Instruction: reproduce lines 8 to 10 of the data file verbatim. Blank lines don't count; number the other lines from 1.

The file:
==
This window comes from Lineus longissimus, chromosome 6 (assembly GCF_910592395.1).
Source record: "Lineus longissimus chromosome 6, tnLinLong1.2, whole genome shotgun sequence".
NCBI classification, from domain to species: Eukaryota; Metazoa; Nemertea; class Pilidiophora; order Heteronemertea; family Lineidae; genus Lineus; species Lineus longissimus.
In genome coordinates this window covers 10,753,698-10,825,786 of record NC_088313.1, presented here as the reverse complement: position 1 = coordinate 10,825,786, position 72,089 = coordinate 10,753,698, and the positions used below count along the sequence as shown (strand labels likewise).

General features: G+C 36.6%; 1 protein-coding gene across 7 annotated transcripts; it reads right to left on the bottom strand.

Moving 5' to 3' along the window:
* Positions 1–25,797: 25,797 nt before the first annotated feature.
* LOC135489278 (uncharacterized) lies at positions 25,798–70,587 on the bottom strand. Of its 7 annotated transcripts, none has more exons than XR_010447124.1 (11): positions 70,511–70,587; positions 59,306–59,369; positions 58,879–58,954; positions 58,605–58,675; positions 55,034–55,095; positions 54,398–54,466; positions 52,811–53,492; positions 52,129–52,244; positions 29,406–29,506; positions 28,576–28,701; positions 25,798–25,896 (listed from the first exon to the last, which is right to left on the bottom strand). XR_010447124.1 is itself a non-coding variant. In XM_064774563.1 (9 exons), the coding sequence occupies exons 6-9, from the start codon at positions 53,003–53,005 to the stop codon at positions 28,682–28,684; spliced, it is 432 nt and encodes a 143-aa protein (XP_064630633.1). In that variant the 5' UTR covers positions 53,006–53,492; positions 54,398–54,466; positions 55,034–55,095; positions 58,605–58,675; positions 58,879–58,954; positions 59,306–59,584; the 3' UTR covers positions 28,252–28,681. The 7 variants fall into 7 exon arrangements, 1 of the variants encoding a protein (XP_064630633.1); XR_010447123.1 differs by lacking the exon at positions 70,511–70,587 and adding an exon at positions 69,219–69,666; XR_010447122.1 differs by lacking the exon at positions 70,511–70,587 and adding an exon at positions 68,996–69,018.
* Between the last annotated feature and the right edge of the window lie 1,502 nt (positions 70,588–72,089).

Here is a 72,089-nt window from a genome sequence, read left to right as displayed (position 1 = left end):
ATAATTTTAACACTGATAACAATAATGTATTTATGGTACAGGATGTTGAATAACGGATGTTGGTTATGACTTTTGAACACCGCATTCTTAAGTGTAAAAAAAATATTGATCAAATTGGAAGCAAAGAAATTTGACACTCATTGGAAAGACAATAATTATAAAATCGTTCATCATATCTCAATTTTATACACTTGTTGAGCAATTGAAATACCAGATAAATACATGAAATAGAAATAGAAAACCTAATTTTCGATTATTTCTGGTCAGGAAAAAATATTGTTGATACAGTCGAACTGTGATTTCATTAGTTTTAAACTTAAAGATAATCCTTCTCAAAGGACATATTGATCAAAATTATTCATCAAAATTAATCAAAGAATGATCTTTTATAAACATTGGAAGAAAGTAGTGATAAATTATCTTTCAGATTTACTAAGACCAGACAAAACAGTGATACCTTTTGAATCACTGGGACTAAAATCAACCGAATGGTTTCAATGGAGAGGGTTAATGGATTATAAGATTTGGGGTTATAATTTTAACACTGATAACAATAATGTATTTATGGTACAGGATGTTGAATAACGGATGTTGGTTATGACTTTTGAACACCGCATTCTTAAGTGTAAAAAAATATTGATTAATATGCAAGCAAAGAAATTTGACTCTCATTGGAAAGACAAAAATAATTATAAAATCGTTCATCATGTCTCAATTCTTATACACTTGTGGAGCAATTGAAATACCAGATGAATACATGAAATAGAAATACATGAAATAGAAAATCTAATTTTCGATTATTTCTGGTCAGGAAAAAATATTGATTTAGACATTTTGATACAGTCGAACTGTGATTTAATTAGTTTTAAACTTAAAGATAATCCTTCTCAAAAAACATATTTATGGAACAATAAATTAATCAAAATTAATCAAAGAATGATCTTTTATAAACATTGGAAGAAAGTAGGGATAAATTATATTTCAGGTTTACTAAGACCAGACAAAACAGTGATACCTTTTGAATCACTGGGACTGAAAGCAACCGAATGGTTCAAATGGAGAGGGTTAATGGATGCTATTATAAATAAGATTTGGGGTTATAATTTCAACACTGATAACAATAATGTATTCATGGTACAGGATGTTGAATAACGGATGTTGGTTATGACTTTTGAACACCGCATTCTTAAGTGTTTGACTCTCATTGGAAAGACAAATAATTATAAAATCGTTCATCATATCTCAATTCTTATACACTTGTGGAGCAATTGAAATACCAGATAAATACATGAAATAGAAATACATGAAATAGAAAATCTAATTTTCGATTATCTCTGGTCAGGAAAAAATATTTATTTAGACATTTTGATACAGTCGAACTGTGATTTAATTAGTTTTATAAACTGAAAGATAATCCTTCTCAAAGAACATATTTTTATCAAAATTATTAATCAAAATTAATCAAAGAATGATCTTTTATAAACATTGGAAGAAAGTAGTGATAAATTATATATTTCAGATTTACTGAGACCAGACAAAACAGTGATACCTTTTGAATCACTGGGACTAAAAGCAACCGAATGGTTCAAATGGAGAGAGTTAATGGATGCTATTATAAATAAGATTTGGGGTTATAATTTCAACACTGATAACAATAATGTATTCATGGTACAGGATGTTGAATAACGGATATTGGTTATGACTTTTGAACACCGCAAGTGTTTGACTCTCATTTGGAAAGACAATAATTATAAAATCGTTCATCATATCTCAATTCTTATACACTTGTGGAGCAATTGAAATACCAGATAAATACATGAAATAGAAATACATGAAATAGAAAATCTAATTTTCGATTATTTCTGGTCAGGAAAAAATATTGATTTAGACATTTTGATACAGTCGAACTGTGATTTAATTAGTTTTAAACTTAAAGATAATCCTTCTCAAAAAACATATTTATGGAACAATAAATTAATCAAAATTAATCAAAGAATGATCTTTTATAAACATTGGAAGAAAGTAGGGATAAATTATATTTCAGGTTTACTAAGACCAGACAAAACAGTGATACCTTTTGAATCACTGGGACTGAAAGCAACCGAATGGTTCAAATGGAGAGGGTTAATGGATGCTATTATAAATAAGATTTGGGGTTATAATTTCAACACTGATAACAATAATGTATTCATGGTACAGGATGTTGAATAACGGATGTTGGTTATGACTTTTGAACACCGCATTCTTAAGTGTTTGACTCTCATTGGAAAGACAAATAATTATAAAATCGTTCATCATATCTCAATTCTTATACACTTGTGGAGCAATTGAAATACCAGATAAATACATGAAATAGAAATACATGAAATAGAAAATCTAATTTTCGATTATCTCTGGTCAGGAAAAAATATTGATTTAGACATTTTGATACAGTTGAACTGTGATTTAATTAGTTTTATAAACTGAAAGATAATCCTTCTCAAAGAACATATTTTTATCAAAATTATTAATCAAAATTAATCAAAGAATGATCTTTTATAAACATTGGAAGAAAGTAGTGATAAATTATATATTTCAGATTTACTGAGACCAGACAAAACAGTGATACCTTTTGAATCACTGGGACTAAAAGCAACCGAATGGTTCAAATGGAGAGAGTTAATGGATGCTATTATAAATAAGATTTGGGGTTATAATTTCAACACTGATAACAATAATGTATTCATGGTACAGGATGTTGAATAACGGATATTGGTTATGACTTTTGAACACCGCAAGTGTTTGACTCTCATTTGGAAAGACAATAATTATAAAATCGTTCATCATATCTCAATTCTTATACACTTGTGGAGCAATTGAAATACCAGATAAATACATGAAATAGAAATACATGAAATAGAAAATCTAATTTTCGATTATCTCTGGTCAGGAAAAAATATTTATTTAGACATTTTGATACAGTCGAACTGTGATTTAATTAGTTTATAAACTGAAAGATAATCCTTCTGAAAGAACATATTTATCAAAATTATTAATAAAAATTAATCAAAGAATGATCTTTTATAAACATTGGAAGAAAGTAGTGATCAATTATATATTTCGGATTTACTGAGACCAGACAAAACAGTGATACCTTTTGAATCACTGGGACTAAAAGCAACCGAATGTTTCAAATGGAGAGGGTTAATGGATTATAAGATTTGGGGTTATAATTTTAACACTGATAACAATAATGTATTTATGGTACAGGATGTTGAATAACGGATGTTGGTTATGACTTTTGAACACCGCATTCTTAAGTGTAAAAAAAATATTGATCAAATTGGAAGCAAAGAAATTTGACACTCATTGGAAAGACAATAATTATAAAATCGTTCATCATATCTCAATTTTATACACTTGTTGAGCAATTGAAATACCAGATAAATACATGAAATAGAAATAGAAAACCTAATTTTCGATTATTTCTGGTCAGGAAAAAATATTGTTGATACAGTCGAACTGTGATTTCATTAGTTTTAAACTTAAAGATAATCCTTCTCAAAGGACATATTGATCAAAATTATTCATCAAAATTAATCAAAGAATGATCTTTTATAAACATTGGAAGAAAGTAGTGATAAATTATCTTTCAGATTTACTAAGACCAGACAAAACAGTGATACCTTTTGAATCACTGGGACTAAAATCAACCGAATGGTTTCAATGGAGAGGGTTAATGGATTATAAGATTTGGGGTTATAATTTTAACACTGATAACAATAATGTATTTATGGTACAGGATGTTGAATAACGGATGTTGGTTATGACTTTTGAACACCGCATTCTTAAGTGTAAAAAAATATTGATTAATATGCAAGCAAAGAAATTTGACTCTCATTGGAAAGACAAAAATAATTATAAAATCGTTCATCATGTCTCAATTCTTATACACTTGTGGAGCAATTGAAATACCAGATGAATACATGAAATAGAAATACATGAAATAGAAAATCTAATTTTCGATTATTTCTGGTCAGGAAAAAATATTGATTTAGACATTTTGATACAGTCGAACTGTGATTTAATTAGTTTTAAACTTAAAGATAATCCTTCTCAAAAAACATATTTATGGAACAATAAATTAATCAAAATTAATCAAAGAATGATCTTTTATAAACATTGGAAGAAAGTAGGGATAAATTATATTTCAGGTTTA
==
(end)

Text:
* LOC135489278 (uncharacterized) lies at positions 25,798–70,587 on the bottom strand. Of its 7 annotated transcripts, none has more exons than XR_010447124.1 (11): positions 70,511–70,587; positions 59,306–59,369; positions 58,879–58,954; positions 58,605–58,675; positions 55,034–55,095; positions 54,398–54,466; positions 52,811–53,492; positions 52,129–52,244; positions 29,406–29,506; positions 28,576–28,701; positions 25,798–25,896 (listed from the first exon to the last, which is right to left on the bottom strand). XR_010447124.1 is itself a non-coding variant. In XM_064774563.1 (9 exons), the coding sequence occupies exons 6-9, from the start codon at positions 53,003–53,005 to the stop codon at positions 28,682–28,684; spliced, it is 432 nt and encodes a 143-aa protein (XP_064630633.1). In that variant the 5' UTR covers positions 53,006–53,492; positions 54,398–54,466; positions 55,034–55,095; positions 58,605–58,675; positions 58,879–58,954; positions 59,306–59,584; the 3' UTR covers positions 28,252–28,681. The 7 variants fall into 7 exon arrangements, 1 of the variants encoding a protein (XP_064630633.1); XR_010447123.1 differs by lacking the exon at positions 70,511–70,587 and adding an exon at positions 69,219–69,666; XR_010447122.1 differs by lacking the exon at positions 70,511–70,587 and adding an exon at positions 68,996–69,018.
* Between the last annotated feature and the right edge of the window lie 1,502 nt (positions 70,588–72,089).

Here is a 72,089-nt window from a genome sequence, read left to right as displayed (position 1 = left end):